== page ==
US-based AMS Performance has fitted a pair of snails to the Lamborghini Huracán Performante
The Lamborghini Huracán is known for its glorious naturally aspirated V10 power plant, but as is the way of the tuner world, AMS Performance has decided it requires a pair of turbochargers. Coming in at the price of $44,999 installed, the package pumps the Italian supercar up to over 900bhp from the standard car’s 631bhp.
At the heart of the ‘Alpha 9’ package are two Garrett turbochargers, with a pair of intercoolers, motorsport-grade heat exchangers and ECU and transmission tuning all provided to help produce the figure. Engineered to be factory quality or better, the kit raises power to in excess of 900bhp on standard 93 Octane fuel and around 600lb ft of torque – even more power can be had with higher-quality petrol.
As you’d expect, performance is impressive. Though the 0-100kph time isn’t disclosed (presumably due to the need for the turbochargers to spool), 96-160kph comes in a simply ridiculous 2.19sec, 96-209kph in a quoted 4.69, and the quarter-mile sprint at 9.0sec on road-legal rubber – for reference, the standard car is said to complete the quarter-mile in around 10.4sec.
Available only on the Huracán Performante, the package utilises the model’s factory-fitted active aerodynamics system to provide more than just straight-line performance. Aerodinamica Lamborghini Attiva (ALA) adopts forged composite components for weight savings, with active aero allowing the rear wing to produce less downforce and drag when it’s not needed – it can even be used for ‘aero vectoring’, aiming to improve the model’s cornering abilities.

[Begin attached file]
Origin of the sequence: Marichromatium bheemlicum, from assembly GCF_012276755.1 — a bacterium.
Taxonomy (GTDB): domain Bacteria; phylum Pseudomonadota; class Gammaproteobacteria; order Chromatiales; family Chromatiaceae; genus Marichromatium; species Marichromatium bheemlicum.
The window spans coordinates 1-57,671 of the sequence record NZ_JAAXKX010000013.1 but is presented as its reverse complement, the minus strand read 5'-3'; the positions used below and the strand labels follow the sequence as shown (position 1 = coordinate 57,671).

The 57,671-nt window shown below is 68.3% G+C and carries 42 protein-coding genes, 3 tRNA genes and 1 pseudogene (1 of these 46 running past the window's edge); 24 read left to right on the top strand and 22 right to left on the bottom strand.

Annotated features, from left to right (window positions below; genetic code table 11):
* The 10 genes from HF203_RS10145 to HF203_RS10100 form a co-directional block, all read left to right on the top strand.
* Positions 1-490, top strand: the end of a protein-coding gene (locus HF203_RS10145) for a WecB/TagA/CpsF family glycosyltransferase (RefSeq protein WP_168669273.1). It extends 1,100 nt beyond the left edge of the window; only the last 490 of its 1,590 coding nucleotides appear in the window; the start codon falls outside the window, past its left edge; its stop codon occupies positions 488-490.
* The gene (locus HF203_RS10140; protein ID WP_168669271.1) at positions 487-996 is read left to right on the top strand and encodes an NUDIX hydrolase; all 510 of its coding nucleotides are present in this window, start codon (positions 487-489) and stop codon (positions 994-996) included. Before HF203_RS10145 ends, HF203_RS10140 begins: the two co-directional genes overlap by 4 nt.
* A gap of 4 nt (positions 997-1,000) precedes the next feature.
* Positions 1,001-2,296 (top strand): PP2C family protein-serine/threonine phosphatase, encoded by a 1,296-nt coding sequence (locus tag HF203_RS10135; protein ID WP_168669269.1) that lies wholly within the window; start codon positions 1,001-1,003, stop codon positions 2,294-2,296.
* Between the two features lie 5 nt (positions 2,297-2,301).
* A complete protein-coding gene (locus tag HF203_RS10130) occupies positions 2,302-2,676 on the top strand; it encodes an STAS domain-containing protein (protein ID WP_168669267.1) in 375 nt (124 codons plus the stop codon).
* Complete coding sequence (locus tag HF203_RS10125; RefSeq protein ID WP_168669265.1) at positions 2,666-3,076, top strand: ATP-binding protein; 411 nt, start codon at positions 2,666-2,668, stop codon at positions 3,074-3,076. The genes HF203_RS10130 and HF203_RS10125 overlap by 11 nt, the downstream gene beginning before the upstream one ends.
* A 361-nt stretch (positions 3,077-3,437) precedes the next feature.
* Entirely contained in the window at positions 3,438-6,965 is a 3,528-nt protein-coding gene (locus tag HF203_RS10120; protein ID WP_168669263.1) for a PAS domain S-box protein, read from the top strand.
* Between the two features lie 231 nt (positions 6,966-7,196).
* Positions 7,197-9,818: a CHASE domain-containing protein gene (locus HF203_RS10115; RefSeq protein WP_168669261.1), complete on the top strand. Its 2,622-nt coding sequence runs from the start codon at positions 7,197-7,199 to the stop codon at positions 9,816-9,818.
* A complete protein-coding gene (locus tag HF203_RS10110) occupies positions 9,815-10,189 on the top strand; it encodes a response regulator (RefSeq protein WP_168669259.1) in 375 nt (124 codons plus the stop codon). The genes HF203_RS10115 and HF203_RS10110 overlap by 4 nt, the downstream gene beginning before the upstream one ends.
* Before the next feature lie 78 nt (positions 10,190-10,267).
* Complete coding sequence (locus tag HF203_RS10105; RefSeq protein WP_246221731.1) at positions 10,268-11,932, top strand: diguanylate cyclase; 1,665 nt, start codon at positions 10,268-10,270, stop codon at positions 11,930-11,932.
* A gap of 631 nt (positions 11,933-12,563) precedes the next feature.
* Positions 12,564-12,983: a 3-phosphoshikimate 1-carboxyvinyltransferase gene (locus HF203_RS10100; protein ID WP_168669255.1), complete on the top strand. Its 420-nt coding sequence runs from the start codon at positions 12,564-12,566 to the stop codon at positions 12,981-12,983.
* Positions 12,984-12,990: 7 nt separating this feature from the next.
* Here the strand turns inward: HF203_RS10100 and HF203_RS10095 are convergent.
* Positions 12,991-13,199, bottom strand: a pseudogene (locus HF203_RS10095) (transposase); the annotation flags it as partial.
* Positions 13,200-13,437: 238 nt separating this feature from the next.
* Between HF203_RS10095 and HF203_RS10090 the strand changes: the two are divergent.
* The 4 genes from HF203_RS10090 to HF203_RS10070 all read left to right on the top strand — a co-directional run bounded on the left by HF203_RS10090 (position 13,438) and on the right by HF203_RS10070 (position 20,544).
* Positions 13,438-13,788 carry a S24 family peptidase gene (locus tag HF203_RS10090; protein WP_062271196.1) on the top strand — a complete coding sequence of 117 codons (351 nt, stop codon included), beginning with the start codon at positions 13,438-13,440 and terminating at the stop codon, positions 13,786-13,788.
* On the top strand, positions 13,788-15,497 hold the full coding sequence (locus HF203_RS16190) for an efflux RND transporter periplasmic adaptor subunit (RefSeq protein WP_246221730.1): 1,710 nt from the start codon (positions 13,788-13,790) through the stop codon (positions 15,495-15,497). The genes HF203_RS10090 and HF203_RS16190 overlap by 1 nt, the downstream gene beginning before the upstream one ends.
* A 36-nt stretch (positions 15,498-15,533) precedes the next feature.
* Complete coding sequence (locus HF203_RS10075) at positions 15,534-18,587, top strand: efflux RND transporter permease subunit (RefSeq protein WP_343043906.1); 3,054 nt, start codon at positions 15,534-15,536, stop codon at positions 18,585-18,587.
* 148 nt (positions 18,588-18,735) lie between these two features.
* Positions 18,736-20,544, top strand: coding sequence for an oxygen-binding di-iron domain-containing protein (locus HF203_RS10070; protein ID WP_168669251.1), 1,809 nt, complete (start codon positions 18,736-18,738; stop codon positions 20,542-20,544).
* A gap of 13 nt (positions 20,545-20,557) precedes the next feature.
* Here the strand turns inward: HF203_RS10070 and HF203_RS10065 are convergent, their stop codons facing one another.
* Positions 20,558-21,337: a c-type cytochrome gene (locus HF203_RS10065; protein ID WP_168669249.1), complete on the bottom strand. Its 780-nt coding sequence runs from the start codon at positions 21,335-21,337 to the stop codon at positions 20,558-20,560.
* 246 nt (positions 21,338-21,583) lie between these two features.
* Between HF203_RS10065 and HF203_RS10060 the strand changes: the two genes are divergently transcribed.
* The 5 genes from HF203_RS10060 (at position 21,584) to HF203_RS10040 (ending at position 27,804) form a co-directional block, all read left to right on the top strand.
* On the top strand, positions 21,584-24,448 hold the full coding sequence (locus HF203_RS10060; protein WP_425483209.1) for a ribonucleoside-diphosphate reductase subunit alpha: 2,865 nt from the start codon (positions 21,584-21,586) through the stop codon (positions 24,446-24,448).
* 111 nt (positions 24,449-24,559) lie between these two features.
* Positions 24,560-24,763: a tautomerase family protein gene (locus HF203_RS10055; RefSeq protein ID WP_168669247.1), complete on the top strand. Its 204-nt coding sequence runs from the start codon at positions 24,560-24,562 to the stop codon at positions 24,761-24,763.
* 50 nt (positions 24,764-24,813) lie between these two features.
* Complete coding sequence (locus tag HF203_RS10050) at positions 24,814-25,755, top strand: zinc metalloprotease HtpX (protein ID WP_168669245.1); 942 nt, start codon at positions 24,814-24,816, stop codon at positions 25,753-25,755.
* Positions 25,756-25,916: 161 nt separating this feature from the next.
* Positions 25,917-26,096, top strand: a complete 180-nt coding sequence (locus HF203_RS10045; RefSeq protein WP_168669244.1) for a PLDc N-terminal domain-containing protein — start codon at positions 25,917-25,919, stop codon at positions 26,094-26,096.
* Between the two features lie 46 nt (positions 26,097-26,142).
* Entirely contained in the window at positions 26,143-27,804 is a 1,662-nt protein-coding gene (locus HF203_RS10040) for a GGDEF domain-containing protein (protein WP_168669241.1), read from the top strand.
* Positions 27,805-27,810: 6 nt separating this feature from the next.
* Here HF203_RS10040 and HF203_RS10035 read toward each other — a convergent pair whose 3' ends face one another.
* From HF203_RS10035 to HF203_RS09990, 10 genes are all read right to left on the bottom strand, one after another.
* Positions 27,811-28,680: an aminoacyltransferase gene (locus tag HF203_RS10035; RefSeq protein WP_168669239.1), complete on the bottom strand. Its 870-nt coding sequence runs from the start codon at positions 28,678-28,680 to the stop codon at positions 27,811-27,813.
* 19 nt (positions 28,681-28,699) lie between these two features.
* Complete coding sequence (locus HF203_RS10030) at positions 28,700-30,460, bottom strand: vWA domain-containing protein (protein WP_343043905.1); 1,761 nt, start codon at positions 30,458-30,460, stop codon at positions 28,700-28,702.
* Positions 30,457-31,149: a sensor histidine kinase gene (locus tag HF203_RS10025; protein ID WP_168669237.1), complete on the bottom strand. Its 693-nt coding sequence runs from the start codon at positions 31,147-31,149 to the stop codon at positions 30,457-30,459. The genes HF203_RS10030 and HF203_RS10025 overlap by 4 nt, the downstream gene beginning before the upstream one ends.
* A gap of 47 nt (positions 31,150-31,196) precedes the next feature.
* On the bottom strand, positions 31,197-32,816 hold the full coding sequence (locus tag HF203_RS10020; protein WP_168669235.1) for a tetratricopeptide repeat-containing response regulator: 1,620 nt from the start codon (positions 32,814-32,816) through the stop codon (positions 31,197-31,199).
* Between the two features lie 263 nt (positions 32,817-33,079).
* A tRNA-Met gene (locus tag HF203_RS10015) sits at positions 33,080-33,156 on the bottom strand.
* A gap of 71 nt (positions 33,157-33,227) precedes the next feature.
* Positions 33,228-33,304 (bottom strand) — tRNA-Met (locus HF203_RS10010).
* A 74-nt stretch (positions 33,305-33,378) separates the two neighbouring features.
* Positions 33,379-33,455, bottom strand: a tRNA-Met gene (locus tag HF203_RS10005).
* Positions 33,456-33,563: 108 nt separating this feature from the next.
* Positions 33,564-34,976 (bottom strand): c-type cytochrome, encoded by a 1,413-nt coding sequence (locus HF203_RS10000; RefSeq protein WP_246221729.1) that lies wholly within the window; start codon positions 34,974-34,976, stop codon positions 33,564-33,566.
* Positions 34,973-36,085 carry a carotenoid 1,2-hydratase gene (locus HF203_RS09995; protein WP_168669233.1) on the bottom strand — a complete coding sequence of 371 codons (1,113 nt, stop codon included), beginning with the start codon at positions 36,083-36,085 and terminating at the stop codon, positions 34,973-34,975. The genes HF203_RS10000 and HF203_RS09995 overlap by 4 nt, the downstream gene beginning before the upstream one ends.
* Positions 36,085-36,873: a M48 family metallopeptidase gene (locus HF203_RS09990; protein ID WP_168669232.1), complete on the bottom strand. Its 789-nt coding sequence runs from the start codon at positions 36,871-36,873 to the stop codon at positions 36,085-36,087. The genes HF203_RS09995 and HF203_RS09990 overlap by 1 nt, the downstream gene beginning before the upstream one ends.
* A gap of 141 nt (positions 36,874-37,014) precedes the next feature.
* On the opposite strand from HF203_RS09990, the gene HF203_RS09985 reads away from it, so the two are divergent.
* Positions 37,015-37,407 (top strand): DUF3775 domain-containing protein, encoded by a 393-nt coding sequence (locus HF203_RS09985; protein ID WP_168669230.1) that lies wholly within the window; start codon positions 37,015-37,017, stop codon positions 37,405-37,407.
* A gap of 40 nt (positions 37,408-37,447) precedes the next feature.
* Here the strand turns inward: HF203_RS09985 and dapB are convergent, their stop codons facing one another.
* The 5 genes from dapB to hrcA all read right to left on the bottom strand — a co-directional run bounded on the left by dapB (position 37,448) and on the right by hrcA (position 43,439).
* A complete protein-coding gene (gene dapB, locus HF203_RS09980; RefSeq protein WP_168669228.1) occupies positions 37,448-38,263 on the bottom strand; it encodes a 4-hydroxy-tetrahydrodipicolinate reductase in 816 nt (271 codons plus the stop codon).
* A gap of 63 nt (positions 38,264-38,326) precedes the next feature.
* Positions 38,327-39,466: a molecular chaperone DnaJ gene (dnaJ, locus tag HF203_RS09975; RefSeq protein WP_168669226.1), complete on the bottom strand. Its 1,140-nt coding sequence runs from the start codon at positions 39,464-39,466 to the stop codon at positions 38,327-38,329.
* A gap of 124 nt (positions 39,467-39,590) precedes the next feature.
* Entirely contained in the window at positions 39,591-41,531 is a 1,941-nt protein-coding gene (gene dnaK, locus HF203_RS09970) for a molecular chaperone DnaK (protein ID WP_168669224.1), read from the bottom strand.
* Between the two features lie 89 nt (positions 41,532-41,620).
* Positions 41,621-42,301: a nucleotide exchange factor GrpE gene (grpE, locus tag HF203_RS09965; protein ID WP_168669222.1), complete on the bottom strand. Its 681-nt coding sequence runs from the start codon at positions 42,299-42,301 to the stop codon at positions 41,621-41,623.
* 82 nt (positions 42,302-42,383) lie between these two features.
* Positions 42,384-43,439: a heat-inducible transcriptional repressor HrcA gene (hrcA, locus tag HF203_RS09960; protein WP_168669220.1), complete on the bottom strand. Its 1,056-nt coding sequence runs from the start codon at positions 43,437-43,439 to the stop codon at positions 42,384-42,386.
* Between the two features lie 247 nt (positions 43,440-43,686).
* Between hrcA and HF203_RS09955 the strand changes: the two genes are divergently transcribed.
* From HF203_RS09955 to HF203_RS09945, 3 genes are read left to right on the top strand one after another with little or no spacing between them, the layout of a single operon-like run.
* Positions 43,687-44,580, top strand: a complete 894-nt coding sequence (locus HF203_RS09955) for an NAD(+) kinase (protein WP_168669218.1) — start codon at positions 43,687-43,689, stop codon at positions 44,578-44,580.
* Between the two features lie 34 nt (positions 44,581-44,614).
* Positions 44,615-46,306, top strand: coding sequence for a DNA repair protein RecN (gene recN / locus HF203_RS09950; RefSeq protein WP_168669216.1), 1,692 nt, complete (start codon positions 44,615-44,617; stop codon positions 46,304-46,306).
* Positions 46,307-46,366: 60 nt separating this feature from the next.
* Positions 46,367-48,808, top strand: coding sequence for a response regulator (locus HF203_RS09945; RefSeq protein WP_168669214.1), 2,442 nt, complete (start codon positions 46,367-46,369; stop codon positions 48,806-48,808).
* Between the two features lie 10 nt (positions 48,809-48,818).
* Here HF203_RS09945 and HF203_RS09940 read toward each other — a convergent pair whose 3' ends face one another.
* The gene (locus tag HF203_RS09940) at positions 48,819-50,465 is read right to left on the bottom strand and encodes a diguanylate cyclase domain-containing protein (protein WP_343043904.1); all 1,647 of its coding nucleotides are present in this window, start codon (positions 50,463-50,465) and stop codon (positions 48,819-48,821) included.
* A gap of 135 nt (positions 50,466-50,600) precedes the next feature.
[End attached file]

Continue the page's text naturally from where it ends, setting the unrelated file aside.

Also available with the Alpha 9 package is the ability to switch engine maps on the go. A highly restrictive ‘Valet’ mode helps to prevent any nasty spool-induced accidents, with other options allowing the driver to increase power depending on the octane level of the fuel.
Installation takes place at AMS Performance’s Chicago headquarters or at a certified builder, and takes days instead of the months usually associated with such a conversion.
This article originally appeared at evo.co.uk
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